I woke with a start. The gentle swaying of the bus must have lulled me to sleep because it was now 9am in the morning and we were a long way from Mexico City. The twisting mountain roads of Chiapas highlands led us through the morning mist and as I looked down towards Tuxtla, it had disappeared beneath the vapored sky.
After a long 15-hour bus ride, I clambered out, stiff and bleary-eyed while the bus crawled off through the narrow streets. We had arrived in San Cristobal de las Casas, a colonial town in the southern Mexican state of Chiapas.
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COLONIAL SAN CRISTOBAL DE LAS CASAS
The fresh highland air and the bright, lively colors of San Cristobal de las Casas have drawn tourists in flocks for many years, and we had come during high season expecting to integrate with the crowds.
I was excited to visit San Cristóbal.
Most of all because it’s so rich in indigenous culture and history, which gives the town a cultural flair. The Tzoltzil and the Tzatzal people, who are descended from an ancient civilization, are a strong presence in and around the city. In fact, this area contains one of the largest indigenous Mayan populations in Mexico.
The city sits in a small valley surrounded by green hills, pine trees and thick white clouds. And the views.. They are heart-breakingly beautiful.
But that’s not all, folks.
One big advantage that San Cristobal de las Casas has over other parts of Mexico is the climate. I’m married to a true viking who loves freezing weather and is miserable in the hot sun. But – since San Cristobal is positioned in an altitude of 2,200m, the air is always fresh and clean, and there’s a comfortable temperature (we visited in August and it was 24C in the day and quite chilly in the evenings). It’s not like humid Palenque or tropical Cancun – we wore socks and warm sweaters every night.
OH, THOSE COLORS OF MEXICO
The day that we arrived, we strolled around the main square and historic center. Much of the city has maintained its Spanish colonial style with narrow cobblestone streets and roofs covered in red clay tile. It’s so pretty.
Walking through a Mexican colonial city, you feel like every day is a sunny one – and usually they are. The beautiful archways and stonework are highlighted by bright blue, yellow and deep red colors.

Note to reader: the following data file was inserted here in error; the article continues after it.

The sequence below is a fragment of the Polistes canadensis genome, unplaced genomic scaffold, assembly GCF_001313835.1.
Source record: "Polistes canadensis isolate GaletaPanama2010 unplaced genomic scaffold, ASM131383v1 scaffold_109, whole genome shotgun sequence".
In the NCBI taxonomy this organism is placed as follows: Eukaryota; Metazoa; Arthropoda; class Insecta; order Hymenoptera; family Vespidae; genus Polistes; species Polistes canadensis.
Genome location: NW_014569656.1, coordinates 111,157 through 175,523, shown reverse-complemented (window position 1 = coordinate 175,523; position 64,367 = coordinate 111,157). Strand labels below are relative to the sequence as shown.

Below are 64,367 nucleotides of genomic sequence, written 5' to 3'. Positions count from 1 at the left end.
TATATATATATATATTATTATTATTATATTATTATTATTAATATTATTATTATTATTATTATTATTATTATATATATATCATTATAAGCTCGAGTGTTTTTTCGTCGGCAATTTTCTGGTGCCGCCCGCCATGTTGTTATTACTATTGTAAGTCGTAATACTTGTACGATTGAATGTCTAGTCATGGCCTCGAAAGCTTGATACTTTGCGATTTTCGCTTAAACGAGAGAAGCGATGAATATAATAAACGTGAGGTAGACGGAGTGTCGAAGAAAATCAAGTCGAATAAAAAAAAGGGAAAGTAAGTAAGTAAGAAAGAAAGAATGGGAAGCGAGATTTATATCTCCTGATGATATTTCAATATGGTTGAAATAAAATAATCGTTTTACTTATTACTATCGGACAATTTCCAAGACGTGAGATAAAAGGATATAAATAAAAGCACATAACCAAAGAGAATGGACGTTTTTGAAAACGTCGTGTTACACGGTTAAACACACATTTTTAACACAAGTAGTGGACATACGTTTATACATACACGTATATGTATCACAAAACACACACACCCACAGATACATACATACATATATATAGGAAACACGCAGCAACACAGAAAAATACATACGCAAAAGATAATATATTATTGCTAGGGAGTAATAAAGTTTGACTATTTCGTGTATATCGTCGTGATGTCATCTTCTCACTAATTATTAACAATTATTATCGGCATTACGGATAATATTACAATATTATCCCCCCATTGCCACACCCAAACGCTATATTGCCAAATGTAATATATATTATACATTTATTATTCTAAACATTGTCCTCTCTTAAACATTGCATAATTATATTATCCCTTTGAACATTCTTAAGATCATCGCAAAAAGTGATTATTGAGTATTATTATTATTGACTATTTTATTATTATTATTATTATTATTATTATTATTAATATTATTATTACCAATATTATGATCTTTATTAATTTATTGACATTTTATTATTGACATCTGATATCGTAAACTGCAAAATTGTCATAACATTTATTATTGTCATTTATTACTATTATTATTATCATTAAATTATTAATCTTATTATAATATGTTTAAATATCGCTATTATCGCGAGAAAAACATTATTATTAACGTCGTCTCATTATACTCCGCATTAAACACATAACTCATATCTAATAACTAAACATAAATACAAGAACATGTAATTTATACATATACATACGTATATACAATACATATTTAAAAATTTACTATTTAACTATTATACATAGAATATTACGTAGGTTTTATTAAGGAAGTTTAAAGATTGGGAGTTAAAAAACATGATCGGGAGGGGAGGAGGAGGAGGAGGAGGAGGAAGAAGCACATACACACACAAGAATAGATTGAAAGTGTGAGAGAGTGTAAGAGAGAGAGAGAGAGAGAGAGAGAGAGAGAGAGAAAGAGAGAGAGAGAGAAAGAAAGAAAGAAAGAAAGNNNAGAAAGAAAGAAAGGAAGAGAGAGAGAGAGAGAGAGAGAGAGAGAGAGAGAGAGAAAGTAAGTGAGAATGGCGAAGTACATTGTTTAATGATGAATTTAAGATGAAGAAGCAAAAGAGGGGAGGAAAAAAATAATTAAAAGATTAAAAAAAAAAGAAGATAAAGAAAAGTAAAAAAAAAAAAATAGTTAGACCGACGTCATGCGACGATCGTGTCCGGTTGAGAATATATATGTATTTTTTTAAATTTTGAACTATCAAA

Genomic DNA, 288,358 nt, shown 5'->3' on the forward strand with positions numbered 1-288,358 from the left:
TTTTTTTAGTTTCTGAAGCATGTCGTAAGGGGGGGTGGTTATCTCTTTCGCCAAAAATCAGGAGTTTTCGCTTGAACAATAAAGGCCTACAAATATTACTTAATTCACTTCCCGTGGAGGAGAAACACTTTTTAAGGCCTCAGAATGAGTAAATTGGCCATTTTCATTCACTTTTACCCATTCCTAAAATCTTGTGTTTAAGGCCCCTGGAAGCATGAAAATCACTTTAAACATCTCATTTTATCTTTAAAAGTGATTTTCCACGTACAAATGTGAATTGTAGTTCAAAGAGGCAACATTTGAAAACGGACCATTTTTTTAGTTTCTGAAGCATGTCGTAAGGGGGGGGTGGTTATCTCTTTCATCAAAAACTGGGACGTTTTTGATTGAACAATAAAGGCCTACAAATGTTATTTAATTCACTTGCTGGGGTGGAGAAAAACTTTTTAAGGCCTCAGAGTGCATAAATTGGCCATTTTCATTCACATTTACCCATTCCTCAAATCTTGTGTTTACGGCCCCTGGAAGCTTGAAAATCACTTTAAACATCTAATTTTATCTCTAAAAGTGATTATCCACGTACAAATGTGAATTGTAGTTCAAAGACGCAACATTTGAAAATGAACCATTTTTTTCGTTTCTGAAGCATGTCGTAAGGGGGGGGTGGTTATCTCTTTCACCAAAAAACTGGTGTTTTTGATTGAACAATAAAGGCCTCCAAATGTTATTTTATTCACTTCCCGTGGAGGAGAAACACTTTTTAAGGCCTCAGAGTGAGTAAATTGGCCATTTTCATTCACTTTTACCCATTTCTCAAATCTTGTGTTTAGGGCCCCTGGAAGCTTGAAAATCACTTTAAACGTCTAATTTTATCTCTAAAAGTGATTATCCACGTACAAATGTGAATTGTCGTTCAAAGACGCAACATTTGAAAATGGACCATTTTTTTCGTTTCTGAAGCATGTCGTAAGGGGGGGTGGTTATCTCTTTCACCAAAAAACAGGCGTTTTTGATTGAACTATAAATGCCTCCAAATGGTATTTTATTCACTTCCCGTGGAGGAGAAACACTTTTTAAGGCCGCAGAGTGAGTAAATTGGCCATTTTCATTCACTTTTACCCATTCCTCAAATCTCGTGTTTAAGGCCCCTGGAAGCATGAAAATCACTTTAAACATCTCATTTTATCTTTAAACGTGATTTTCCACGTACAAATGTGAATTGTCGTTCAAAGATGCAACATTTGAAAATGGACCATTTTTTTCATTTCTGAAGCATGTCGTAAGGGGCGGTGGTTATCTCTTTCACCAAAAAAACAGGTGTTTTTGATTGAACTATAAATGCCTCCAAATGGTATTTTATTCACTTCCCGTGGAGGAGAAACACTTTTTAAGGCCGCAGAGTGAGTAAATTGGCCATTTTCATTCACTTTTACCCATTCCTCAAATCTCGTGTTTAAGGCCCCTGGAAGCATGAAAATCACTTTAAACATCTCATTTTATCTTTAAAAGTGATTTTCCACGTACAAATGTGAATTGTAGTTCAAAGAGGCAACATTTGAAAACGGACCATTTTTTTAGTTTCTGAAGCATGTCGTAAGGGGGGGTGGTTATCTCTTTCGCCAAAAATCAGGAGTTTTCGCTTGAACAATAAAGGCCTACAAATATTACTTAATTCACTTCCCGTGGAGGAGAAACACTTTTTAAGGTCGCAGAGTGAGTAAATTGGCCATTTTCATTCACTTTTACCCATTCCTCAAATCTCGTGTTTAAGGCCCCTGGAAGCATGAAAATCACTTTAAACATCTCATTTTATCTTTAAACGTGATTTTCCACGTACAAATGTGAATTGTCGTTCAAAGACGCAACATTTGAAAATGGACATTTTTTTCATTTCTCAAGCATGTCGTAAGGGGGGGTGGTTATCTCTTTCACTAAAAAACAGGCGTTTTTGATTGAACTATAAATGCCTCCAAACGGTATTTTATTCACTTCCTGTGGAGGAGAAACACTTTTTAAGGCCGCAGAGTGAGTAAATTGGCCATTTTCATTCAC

INDIGENOUS PEOPLE OF CHIAPAS, MEXICO
Speaking of colors… Chiapas state used to be a part of Guatemala which is largely inhabited by the Mayan people. They still wear traditional dresses, and they’re very colorful. The indigenous people of Chiapas are also known for their fantastic weaving skills so you can find colorful blankets, scarves and clothing for sale all over the city.
San Cristobal de las Casas is a great market place. Not just food markets, but also art and textile markets. My favorite market was the one next to Iglesia Ex-Convento Santo Domingo where there were all sorts of handmade clothes and shoes.
CHURCHES IN SAN CRISTOBAL DE LAS CASAS
As we walked around town, I couldn’t help notice how religious San Cristobal de las Casas was, despite belonging to the least Catholic state in Mexico. There are churches on just about every other street corner.
My favorite church was San Cristóbal de las Casas Cathedral, which overlooks the main plaza in the center of town. Another beautiful church (if you don’t mind the many stairs), is the Guadalupe Church. You’re rewarded with an epic view at the top.
Overall, San Cristobal de las Casas is fantastic. It’s not the easiest place to get to, but when you arrive, it’ll all be worth it. I promise.
3 DAY TRIPS FROM SAN CRISTOBAL DE LAS CASAS
San Cristobal de las Casas is a visit worth on its own. But if you like waterfalls, jungle, ancient Mayan temples and crocodile-filled canyons, you’ll enjoy the day trips you can take from there.
Just a 45-minute drive away is the impressive Sumidero Canyon. I say impressive because the cliff walls in this canyon are a whopping 1000m high. That’s 1 km. And they are massive!
A small motorboat will take you on a 2-hour ride through this impressive canyon where you’ll spot crocodiles, birds and a very unique waterfall (you’ll see it from below and get up-close). It’s easiest to visit Sumidero Canyon on a day trip, which I’ll tell you all about in my next post.
Palenque jungle ruins
If you like mystical temples, you’ll LOVE Palenque! These ancient Mayan ruins are set deep in the jungle and date back to 226 BC. Climb the main temples to get a birds-eye view or explore the nearby temples that have been swallowed up by the jungle.
It takes 4,5 hours to get to Palenque so you might consider to stay overnight. But if you’re short on time, you can join an organized day tour from San Cristobal. The tour lasts all day (the minibus leaves at 5am and returns at 10pm), but it includes a stop at Misol-Ha and Agua Azul waterfalls. If you ask me, it’s worth it!
Misol-Ha and Agua Azul waterfalls
Misol-Ha and Agua Azul are two separate waterfalls that are often visited in combination with Palenque. At the 35m high Misol-Ha waterfall, you can walk in the caves behind the stream. Agua Azul is a series of waterfalls and bright blue pools (hence the name, which in English means Blue Water).
The best part? You can swim in both waterfalls!
Have you been to San Cristobal de las Casas? Any tips for others?
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